The government’s Prevent duty has come under fire again after it was revealed that King’s College London, one of Britain’s most prestigious universities, had warned its students and staff that their emails may be retained and monitored in accordance with the anti-terror programme.
Prevent is sold to universities as a safe and sensible method of clamping down on radicalisation on British campuses and promoting ‘British values’. In reality, it is a messy programme that promotes state censorship, chills academic freedom, attacks the relationships between teachers and students and dilutes some of the most fundamental British values. It weakens free speech and religious freedom. If students and academics want to maintain their freedom to listen and respond to different or difficult ideas, then they must resist Prevent.
In response to the monitoring revelation at KCL, a students’ union spokesperson described the scenario as a violation of trust, adding that “students who have not committed any crimes are being treated as suspects.” Here is the crux of Prevent’s problems. The culture of suspicion caused by the ‘suspects’ tag leads to a breakdown of trust between teachers and students. This risks damaging the effectiveness of counter-extremism. Muslim students who are learning about popular yet dangerous themes in the Islamic world – such as the belief that the world is divided into the Dar al-Islam (“House of Islam”) and the Dar al-Harb (“House of War”) – will feel uncomfortable bringing their thoughts to teachers, fearing they will be flagged by counter-extremism measures. This blockage of mistrust pushes student discussions on ‘extreme’ content underground, where the access to other critical minds is unsatisfactory.
David Cameron, who was then Prime Minister at the time when Prevent duty was given legal footing, argued that educational institutions like universities have a responsibility to starve extremist ideas of “the oxygen they need to flourish”. Cameron and other Prevent supporters contest that extremism spreads through individuals interacting with radical thinkers or preachers. By doing so, they are guilty of the bigotry of lowered expectations. Central to the argument is the belief that students or young Muslims are incapable of listening to a radical imam’s hour-long speech without becoming incensed by violent, zealous rage. It is an infantilising argument.
British students are some of the best in the world. We are not propelled into an unstoppable frenzy of extremism upon contact with the invalid views used to support extremist positions. When British students are left alone to consider and debate important issues, they learn – they do not become extremists.
The government’s patronising rhetoric is central to Prevent’s application. Throughout the policy’s early days, government ministers dressed it up as being all about ‘safeguarding’. Several problems arise from this. Firstly, and most importantly of all, who goes to university to be ‘kept safe’ from different or difficult ideas? This is antithetical to the basis of education. As modern countries like Britain aim to reduce extremism in society, it is vital that we give the next generation of lawmakers, thinkers, writers and citizens the opportunity to hear and respond to those extreme ideas. How can we be expected to effectively confront extremism if we are sheltered from hearing its expression? How can we be brave enough to go after the intellectual inadequacies of extremism if our emails are being monitored for any traces of its presence?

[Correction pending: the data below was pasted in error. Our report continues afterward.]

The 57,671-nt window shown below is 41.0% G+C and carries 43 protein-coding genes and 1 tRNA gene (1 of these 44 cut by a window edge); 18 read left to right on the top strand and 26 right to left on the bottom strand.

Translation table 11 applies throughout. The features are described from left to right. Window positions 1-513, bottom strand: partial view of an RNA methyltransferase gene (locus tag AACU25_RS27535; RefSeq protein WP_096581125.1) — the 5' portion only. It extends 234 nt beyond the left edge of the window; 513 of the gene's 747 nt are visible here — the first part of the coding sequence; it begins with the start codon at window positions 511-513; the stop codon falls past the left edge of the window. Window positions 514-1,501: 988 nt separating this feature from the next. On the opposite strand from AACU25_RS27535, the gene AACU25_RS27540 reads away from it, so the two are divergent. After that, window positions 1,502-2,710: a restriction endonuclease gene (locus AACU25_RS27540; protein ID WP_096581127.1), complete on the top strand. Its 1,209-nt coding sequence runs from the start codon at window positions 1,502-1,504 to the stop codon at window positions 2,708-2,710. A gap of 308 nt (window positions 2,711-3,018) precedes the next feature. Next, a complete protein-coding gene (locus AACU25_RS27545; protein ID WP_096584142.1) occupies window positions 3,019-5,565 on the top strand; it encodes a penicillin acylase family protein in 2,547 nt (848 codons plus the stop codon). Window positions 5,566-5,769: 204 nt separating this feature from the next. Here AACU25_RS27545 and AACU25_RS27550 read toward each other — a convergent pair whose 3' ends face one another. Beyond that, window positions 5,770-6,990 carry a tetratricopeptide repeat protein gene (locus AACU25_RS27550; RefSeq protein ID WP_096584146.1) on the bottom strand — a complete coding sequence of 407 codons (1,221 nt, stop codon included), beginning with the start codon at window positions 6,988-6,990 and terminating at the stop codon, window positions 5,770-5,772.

I don’t pretend to be a higher-education expert but, as a student, I know that I am better served by a university administration that refrains from treating me like a suspect when my main interest is learning. I know that I will not fulfil my academic interests if I fear government repercussions for carrying out research.
Perhaps the most depressing aspect of the Prevent legislation is that it shows that our government agrees with the logic used by some students to justify ‘safe spaces’ and ‘trigger warnings’ for potentially upsetting content. Indeed, censorship on campus is hardly a unique phenomenon. Spiked’s free speech university rankings from 2016 revealed that speech is censored by student unions on 90 per cent of British university campuses. Hyper-sensitive students have rebelled against all kinds of speakers: from feminist academics like Germaine Greer to conservative Catholics like Timothy Stanley. However, Prevent expands campus censorship to levels that student snowflakes could only dream of. It attacks the ‘wrong kind’ of political speech via top-down directives with the threat of state force. It is a menacing threat to academic freedom.
Those who contend that students need to be sheltered away from some ideas must face another tricky question: who decides what counts as extremism? Should we hand over the academic freedom – the very basis of our university system – to judges or tribunals?
Students must ask themselves this simple question: who should decide for you what you can and cannot debate, Amber Rudd, or yourself? Those who consider themselves to be rational, moral agents must demand that the Home Office has no say in the free exchange of ideas on campus.
The Home Secretary is a graduate of Edinburgh University, where I currently study. Rudd graduated in the 80s, but I can assure her that Edinburgh students since her time have not lost the ability to confront different ideas. Many of us are keen to hear from Islamists, far-right extremists and radical populists. We want to pick apart bad ideas, not protect them through censorship.
Published by The Telegraph
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